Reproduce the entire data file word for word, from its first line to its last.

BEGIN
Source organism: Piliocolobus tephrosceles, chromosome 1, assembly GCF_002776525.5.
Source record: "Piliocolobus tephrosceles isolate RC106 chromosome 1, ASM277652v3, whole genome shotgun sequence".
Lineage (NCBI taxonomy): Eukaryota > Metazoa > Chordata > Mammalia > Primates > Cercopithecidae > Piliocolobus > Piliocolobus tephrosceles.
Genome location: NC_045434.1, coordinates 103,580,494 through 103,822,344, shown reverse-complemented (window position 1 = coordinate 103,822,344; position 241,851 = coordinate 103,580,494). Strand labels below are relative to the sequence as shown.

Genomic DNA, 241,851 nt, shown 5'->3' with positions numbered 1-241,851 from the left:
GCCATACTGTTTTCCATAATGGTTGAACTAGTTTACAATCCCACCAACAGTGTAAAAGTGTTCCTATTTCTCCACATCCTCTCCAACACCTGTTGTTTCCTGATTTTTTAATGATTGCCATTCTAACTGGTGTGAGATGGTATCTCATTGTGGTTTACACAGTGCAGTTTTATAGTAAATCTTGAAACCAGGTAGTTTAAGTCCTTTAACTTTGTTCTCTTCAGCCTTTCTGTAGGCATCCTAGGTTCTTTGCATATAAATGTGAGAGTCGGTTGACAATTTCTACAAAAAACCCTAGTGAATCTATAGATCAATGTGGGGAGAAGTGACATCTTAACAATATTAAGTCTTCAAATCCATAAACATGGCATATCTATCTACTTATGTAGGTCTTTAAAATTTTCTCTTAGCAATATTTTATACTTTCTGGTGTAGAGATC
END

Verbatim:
Source organism: Piliocolobus tephrosceles, chromosome 1, assembly GCF_002776525.5.
Source record: "Piliocolobus tephrosceles isolate RC106 chromosome 1, ASM277652v3, whole genome shotgun sequence".
Lineage (NCBI taxonomy): Eukaryota > Metazoa > Chordata > Mammalia > Primates > Cercopithecidae > Piliocolobus > Piliocolobus tephrosceles.
Genome location: NC_045434.1, coordinates 103,580,494 through 103,822,344, shown reverse-complemented (window position 1 = coordinate 103,822,344; position 241,851 = coordinate 103,580,494). Strand labels below are relative to the sequence as shown.

Genomic DNA, 241,851 nt, shown 5'->3' with positions numbered 1-241,851 from the left:
GCCATACTGTTTTCCATAATGGTTGAACTAGTTTACAATCCCACCAACAGTGTAAAAGTGTTCCTATTTCTCCACATCCTCTCCAACACCTGTTGTTTCCTGATTTTTTAATGATTGCCATTCTAACTGGTGTGAGATGGTATCTCATTGTGGTTTACACAGTGCAGTTTTATAGTAAATCTTGAAACCAGGTAGTTTAAGTCCTTTAACTTTGTTCTCTTCAGCCTTTCTGTAGGCATCCTAGGTTCTTTGCATATAAATGTGAGAGTCGGTTGACAATTTCTACAAAAAACCCTAGTGAATCTATAGATCAATGTGGGGAGAAGTGACATCTTAACAATATTAAGTCTTCAAATCCATAAACATGGCATATCTATCTACTTATGTAGGTCTTTAAAATTTTCTCTTAGCAATATTTTATACTTTCTGGTGTAGAGATC